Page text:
At the beginning of the encore we tried an alternative version of 'Luminol' inspired by the band The Shaggs. I am not sure how that went down, but it was fun to do and unusual...Then we played 'Remainder the black dog' and 'No Twilight'. Again I went out to the merchandise table after the gig for photos and to sign autographs as did some of the others. We left for Cleveland after the gig, and at 4 am I got up to go to the bathroom on the bus, and I bumped into Marco, who said the three magic words 'Rooms are ready'. We had actually reached the hotel in Cleveland by 4 am and could check in to our rooms already. Splendid.
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Tour Blog Part 24 : Upstate Concert Hall, Albany, New York

​After another night drive we arrived in Albany, New York for the triple bill with Opeth and Katatonia. I rolled out of the tour bus and into the venue and bumped into Opeth's leader, guitarist and frontman Mikael Akerfeldt. We had not met before but we knew who each other were. Mikael immediately said how much he loves Stevens album 'the Raven that refused to sing', and we both said how much we were looking forward to hearing each other's band live. Seems like a nice guy. 

After much hanging around, we sound checked at about 4pm. We ran the usual couple of songs to check everything was working and for Ian, our front of house sound engineer to fine tune the sound. We take our own mixing desk and cables and microphones on the road with us, but not stage monitors (for those who do not use in ear monitors) or PA system. So everything needs checking but Ian and the crew are extremely good and it is all done quickly and efficiently. 

One thing I have been enjoying recently onstage is the small spinning conch shaped gong that Marco bought in Amsterdam off my friend Steve Hubback which he has incorporated into his drum kit. It has a beautiful and enchanting sound and when it is struck it spins around as does the sound it makes. Marco usually strikes it at certain particular points in the show like at the end of the song 'Index' and the sound always shines through. It always makes me smile.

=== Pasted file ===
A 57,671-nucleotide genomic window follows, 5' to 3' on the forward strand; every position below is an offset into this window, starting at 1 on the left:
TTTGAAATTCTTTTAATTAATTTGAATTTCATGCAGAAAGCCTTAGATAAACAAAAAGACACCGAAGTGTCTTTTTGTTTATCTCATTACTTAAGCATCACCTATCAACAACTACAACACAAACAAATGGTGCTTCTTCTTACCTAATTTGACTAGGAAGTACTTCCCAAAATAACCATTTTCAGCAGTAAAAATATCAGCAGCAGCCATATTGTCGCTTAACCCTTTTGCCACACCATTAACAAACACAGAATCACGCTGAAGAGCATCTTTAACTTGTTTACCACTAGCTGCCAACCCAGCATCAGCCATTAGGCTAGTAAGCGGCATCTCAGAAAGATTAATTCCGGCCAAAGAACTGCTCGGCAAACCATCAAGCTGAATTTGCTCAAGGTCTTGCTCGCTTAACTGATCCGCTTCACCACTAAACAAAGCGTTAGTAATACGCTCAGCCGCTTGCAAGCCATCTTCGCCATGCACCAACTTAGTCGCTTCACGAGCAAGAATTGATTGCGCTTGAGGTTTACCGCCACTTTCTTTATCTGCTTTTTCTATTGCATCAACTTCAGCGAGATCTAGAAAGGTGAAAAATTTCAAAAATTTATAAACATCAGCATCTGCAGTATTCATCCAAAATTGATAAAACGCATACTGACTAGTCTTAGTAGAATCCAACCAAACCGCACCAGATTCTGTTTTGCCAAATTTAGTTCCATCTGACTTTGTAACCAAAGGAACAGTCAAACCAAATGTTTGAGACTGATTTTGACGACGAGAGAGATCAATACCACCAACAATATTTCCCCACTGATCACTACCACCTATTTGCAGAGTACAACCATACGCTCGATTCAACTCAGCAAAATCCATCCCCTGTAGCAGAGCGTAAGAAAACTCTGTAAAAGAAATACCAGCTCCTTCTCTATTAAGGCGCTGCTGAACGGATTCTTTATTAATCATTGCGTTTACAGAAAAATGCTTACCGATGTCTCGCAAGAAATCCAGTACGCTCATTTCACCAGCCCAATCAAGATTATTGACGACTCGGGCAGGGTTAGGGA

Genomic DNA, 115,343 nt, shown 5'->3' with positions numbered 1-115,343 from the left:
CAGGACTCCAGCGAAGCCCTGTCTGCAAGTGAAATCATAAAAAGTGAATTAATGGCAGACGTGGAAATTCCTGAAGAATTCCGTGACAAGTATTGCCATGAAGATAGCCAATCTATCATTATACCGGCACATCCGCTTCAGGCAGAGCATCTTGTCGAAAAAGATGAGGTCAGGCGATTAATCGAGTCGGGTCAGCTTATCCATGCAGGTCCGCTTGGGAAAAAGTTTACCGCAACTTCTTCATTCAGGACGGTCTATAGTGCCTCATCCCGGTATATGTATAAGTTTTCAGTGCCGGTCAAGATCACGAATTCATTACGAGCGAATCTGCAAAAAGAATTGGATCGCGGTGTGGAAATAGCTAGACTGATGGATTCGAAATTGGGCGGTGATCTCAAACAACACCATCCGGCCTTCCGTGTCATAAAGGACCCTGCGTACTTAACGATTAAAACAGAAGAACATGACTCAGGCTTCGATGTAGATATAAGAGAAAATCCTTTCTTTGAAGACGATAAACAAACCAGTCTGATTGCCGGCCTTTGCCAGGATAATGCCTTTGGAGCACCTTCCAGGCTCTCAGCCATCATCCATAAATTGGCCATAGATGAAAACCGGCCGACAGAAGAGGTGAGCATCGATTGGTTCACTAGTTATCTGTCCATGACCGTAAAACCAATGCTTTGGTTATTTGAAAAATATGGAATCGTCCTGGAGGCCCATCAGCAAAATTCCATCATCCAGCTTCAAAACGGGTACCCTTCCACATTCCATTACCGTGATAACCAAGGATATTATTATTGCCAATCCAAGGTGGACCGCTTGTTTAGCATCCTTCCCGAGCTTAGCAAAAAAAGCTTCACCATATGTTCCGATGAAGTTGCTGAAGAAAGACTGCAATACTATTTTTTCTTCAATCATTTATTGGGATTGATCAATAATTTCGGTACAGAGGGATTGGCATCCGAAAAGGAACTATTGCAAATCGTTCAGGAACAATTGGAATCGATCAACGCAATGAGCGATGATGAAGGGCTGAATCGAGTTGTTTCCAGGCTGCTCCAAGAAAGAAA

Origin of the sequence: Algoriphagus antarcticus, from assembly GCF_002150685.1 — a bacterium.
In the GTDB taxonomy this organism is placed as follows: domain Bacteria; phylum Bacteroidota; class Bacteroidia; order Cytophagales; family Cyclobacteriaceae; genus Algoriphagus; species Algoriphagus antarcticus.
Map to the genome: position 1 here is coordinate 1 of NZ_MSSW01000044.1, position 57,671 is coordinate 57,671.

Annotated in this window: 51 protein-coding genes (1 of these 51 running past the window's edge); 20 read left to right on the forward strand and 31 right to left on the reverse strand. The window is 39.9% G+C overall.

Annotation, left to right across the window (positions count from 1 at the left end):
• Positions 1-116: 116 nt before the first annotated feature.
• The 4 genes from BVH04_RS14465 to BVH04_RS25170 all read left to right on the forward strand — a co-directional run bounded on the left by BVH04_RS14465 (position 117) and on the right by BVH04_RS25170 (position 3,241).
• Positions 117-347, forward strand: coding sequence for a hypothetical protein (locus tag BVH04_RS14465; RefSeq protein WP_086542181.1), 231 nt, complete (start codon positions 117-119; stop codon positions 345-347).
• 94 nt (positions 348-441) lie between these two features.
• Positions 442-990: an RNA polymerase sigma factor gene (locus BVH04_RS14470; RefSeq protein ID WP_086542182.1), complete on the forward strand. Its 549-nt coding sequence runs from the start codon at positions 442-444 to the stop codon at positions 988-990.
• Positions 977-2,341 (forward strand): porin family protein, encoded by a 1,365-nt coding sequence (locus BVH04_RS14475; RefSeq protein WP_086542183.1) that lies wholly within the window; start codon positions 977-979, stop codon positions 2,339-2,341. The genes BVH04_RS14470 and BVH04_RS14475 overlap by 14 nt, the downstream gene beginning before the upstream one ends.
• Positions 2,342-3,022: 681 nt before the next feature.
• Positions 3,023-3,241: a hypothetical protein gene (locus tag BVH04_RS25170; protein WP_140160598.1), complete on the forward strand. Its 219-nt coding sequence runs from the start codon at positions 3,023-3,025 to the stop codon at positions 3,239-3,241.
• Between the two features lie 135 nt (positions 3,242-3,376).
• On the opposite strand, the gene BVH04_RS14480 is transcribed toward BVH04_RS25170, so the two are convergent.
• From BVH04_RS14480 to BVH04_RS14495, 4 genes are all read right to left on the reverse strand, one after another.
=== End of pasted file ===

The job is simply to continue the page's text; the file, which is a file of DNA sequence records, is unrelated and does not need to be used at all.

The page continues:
The first band on was Katatonia who are a Swedish metal band. I only heard a bit of their set which sounded OK but not particularly for me. We then went onstage at 8 pm. The crowd was packed into the space and there were a lot of people there. With a low ceiling and a packed club you might expect it to be very hot and sweaty onstage, but the air conditioning was so powerful I was actually cold onstage as gusts of Arctic-like wind blew down on my head. It felt rather strange. Our set was shorter than normal because of the triple bill, so we had to lose a few songs. It all went well though and we got a great response. 

After a quick changeover, Opeth came onstage. I have not head their music before, but have been aware of them for years as Steven has produced some of their albums, is a good friend of Mikael and also collaborated with him on the 'Storm Corrosion' project. Their set was very varied and included some very heavy songs with what is called 'death growl' vocals, which sounds to you and me like the Cookie Monster from the Muppets. Actually I have never experienced this live before and it was not as silly sounding as I expected. Some heavy metal has high pitched screaming and that can sound even more ridiculous. The death growling was only on the heaviest of songs and it does kind of work with the music. The following day I even checked out the 'How to death growl' videos on Youtube out of curiosity. Looks like you make a sort of clearing your throat sound, and then speak or sing as low as possible and loud. Hmm...Then there was a track called 'Atonement' which was introduced as their psychedelic song and I thought it did have a '60s psychedelia vibe to it. Then some strong acoustic guitar songs which were still dark and ominous sounding and also a beautiful song from their recent Heritage album. So a huge range and because of that, everything made everything else sound more dramatic and interesting. There was also space in the music and everything was very well played. I saw just about the whole set and was impressed and enjoyed it.